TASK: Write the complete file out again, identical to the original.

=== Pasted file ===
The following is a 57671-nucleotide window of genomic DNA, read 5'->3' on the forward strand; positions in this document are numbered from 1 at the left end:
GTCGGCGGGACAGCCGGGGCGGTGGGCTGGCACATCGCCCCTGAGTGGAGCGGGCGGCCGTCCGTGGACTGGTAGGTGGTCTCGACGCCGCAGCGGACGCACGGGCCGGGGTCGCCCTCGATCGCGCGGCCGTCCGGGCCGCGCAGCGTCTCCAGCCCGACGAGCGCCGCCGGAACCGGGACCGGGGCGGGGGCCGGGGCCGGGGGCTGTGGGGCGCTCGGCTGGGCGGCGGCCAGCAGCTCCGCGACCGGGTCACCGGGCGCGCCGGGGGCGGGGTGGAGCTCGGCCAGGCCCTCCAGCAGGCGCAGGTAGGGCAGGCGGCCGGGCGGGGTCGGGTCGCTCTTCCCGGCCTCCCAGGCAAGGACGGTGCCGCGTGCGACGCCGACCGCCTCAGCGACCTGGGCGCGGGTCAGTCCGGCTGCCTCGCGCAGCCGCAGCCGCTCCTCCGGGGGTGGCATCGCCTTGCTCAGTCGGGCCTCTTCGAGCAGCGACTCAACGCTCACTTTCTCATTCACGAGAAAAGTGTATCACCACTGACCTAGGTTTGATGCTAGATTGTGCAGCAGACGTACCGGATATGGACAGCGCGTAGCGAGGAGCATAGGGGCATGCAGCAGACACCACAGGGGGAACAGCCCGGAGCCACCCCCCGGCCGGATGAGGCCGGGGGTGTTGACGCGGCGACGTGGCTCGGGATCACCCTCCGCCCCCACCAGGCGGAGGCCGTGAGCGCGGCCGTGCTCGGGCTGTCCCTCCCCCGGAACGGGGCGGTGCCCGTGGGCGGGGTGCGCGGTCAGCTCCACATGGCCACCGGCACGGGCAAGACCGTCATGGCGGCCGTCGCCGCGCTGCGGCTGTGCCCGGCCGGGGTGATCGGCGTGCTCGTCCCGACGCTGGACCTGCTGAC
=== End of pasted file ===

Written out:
The following is a 57671-nucleotide window of genomic DNA, read 5'->3' on the forward strand; positions in this document are numbered from 1 at the left end:
GTCGGCGGGACAGCCGGGGCGGTGGGCTGGCACATCGCCCCTGAGTGGAGCGGGCGGCCGTCCGTGGACTGGTAGGTGGTCTCGACGCCGCAGCGGACGCACGGGCCGGGGTCGCCCTCGATCGCGCGGCCGTCCGGGCCGCGCAGCGTCTCCAGCCCGACGAGCGCCGCCGGAACCGGGACCGGGGCGGGGGCCGGGGCCGGGGGCTGTGGGGCGCTCGGCTGGGCGGCGGCCAGCAGCTCCGCGACCGGGTCACCGGGCGCGCCGGGGGCGGGGTGGAGCTCGGCCAGGCCCTCCAGCAGGCGCAGGTAGGGCAGGCGGCCGGGCGGGGTCGGGTCGCTCTTCCCGGCCTCCCAGGCAAGGACGGTGCCGCGTGCGACGCCGACCGCCTCAGCGACCTGGGCGCGGGTCAGTCCGGCTGCCTCGCGCAGCCGCAGCCGCTCCTCCGGGGGTGGCATCGCCTTGCTCAGTCGGGCCTCTTCGAGCAGCGACTCAACGCTCACTTTCTCATTCACGAGAAAAGTGTATCACCACTGACCTAGGTTTGATGCTAGATTGTGCAGCAGACGTACCGGATATGGACAGCGCGTAGCGAGGAGCATAGGGGCATGCAGCAGACACCACAGGGGGAACAGCCCGGAGCCACCCCCCGGCCGGATGAGGCCGGGGGTGTTGACGCGGCGACGTGGCTCGGGATCACCCTCCGCCCCCACCAGGCGGAGGCCGTGAGCGCGGCCGTGCTCGGGCTGTCCCTCCCCCGGAACGGGGCGGTGCCCGTGGGCGGGGTGCGCGGTCAGCTCCACATGGCCACCGGCACGGGCAAGACCGTCATGGCGGCCGTCGCCGCGCTGCGGCTGTGCCCGGCCGGGGTGATCGGCGTGCTCGTCCCGACGCTGGACCTGCTGAC